- Israel hits symbols of Hamas rule; scores killed
- Mississippi abortion law can’t be enforced
- Teacher who survived Sandy Hook has book deal
- Jury awards Jesse Ventura $1.8M in case vs. ‘American Sniper’ author Chris Kyle
- Government OKs Arab-owned company to operate U.S. cargo port
- Defense lawyer: McDonnell’s wife had ‘crush’ on CEO
- Chinese hackers stole ‘huge quantities’ of sensitive data on Israel’s Iron Dome
- House unveils bill to speed deportations of illegal immigrant children
- Californians protest middle school for hiring white man to teach cultural studies
- Killer’s sentencing overturned because mother couldn’t find seat in courtroom
Music and spit: Neil Young gets extreme close-up
Question of the Day
TORONTO (AP) - Neil Young’s latest concert film is so up close and personal it leaves the audience viewing the rocker through his own spit.
“Neil Young Journeys” premiered Monday night at the Toronto International Film Festival. Afterward, Young joked with the audience that a tiny camera mounted on his microphone for the concerts “scared the hell out of me.”
The camera was so close that it caught a glob of the singer’s spittle, creating a blotch on the lens that gives the footage a bit of a psychedelic tinge.
Director Jonathan Demme told the audience he decided to include that sequence in the film, quipping that it was like a “hundred-thousand-dollar special effect.”
The evening was a homecoming for Young, who grew up in Ontario north of Toronto. It also allowed Young and Demme, the Academy Award-winning director of “The Silence of the Lambs,” to reflect on their nearly 20-year association, which includes the previous concert films “Neil Young: Heart of Gold” and “Neil Young Trunk Show.”
The two first came together as Demme was finishing his 1993 drama “Philadelphia,” starring Tom Hanks as a gay lawyer dying of AIDS. Demme said he cut the film’s title sequence to Young’s angry rock anthem “Southern Man,” then sent it to Young hoping he would write a similarly blazing tune to insert in its place.
Young sent back the slow, melancholy heart-wrencher “Philadelphia.”
“It was so not a rock anthem,” Demme said. “It fit the end of the movie so well.”
That’s where he inserted the song, and Demme then turned to Bruce Springsteen for an opening anthem. Springsteen sent back another slow weeper, “Streets of Philadelphia.”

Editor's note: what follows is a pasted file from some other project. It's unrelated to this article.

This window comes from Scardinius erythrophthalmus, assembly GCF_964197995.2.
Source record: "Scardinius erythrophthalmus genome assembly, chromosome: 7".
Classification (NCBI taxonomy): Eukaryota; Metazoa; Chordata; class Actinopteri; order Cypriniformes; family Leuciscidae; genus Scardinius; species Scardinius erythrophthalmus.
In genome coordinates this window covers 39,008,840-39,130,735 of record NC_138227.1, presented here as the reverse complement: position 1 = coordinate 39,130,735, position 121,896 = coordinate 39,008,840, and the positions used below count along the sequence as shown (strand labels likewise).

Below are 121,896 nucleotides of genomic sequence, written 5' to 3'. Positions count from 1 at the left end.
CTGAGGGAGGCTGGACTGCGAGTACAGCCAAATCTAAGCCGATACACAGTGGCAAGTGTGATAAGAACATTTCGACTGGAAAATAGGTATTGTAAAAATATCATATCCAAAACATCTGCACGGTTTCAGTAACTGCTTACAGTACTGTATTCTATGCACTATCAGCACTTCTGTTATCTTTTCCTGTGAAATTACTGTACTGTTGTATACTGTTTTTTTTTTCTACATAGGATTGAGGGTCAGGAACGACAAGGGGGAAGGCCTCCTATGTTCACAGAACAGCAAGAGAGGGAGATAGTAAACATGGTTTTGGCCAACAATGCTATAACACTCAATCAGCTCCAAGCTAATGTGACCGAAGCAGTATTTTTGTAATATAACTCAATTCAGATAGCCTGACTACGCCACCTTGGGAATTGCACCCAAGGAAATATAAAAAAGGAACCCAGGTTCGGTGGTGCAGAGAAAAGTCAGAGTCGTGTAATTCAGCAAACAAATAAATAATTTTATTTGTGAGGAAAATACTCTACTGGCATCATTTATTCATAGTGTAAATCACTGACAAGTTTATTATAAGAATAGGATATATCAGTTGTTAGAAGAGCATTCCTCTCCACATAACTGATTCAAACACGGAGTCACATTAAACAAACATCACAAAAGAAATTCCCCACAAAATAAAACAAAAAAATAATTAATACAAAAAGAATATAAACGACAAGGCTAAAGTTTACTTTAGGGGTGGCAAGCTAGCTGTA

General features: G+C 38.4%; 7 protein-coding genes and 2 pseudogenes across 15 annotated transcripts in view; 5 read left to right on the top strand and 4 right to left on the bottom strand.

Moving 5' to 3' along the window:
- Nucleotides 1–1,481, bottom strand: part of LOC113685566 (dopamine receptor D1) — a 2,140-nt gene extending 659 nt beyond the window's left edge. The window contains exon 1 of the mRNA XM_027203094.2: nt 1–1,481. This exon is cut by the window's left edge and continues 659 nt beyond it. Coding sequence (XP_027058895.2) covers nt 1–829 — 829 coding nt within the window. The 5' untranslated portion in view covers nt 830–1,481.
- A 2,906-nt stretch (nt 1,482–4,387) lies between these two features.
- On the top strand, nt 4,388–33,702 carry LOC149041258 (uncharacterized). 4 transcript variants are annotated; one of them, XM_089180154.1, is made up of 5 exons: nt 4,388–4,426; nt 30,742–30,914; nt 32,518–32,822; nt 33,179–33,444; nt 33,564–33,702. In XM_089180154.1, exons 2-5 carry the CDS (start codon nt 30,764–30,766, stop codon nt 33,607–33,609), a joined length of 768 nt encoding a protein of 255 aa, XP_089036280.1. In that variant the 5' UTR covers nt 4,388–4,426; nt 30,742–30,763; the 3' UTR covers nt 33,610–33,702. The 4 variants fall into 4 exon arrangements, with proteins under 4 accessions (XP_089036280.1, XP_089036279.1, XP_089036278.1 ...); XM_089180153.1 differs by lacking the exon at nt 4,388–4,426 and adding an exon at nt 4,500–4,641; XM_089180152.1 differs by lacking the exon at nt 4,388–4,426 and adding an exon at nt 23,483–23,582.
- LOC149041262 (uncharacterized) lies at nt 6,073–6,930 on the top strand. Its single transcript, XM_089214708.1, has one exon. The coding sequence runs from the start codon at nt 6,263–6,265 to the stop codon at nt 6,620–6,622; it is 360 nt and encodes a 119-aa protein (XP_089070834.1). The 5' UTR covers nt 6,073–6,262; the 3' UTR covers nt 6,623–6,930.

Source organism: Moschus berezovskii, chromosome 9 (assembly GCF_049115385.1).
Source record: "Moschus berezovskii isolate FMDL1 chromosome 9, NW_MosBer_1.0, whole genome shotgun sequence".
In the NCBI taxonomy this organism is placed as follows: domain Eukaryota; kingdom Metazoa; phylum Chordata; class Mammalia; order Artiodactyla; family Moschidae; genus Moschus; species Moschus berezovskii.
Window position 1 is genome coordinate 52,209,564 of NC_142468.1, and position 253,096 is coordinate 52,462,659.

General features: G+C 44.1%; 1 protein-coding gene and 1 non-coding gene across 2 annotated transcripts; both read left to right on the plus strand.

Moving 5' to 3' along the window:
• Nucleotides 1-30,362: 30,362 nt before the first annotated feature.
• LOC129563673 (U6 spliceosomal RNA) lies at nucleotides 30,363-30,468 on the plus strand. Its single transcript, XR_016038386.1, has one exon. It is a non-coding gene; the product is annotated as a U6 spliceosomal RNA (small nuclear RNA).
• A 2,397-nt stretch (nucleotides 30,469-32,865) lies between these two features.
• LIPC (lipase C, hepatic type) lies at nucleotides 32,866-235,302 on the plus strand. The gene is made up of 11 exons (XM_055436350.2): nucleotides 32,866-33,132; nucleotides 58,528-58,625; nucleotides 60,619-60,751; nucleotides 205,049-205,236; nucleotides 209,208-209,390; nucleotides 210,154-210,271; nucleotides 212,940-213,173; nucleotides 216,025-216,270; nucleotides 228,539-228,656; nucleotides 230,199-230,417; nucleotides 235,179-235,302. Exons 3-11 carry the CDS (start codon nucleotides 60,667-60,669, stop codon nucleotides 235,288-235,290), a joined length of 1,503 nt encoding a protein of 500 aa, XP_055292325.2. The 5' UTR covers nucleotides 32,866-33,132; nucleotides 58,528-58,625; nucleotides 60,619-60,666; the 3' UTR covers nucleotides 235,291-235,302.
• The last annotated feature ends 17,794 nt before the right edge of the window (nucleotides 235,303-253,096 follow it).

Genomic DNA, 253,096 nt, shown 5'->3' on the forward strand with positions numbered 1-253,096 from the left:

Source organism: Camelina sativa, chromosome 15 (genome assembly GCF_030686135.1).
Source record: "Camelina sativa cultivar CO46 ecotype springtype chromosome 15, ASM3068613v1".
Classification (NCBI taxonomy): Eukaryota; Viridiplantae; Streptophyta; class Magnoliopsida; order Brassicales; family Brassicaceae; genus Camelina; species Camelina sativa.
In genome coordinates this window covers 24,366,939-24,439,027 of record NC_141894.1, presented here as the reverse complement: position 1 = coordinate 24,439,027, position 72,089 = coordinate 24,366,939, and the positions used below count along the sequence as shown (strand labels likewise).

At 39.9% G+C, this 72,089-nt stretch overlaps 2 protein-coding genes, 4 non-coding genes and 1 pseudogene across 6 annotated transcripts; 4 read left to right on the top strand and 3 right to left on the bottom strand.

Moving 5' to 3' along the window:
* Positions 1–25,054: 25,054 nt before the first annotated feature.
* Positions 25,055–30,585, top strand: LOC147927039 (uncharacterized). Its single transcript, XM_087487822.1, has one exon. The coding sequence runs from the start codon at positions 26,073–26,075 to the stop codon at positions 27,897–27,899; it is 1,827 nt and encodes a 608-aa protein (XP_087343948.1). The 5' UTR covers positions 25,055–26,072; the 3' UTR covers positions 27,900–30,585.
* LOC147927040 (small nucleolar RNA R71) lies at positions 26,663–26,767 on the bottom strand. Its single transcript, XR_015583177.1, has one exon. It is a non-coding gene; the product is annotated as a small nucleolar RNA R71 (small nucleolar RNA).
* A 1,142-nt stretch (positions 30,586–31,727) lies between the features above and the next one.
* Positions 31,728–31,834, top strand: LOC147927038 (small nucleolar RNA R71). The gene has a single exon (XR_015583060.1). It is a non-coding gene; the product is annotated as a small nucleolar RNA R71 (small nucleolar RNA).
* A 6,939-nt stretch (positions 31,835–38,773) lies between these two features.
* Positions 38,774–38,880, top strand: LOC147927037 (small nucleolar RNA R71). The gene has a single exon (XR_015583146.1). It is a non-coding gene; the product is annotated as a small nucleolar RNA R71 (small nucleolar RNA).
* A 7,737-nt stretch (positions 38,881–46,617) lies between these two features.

Demme conceded that maybe the musicians had nailed the soul of the film better than he had and put Springsteen’s song at the opening. Springsteen won a songwriting Oscar for his, while Young’s earned a nomination.
“Neil Young Journeys” captures the singer at Toronto’s historic Massey Hall last May for the closing two shows of his “Le Noise” tour. Young’s music thunders through the hall as he plays solo on acoustic and electric guitar, harmonica, piano and organ.
The songs are intercut with a long drive Young took at the wheel of a 1956 Ford Crown Victoria from his hometown of Omemee, Ontario, to Massey Hall for one of the shows.
Along the way, Young comments on the people he knew and the places he lived growing up, recalling a boyhood friend who convinced him to eat road tar because it tasted like chocolate and pointing out a spot where he killed a turtle with a firecracker.
“So my environmental roots are not that deep,” Young jokes in the film.
TWT Video Picks
Illegal aliens are proud and loud now with their demands
- Boehner rules out impeachment: 'Scam started by Democrats'
- Obama thanks Muslims for 'building the very fabric of our nation'
- Federal judge grants 90-day stay in D.C. gun case
- Obama: 'Not a new Cold War,' but new Russia sanctions announced
- Smugglers, rainstorm combine to poke holes in border fence
- Obama's brother wears Hamas scarf bearing anti-Israel slogans in photo
- PHILLIPS: Once-in-a-century stupidity
- D.C. seeks to stay judge's order allowing gun owners to carry in public
- PRUDEN: When the hangman botches the job
- Kerry's credibility questioned as fighting in Gaza rages
Obama's biggest White House 'fails'
Celebrities turned politicians
Athletes turned actors
20 gadgets that changed the world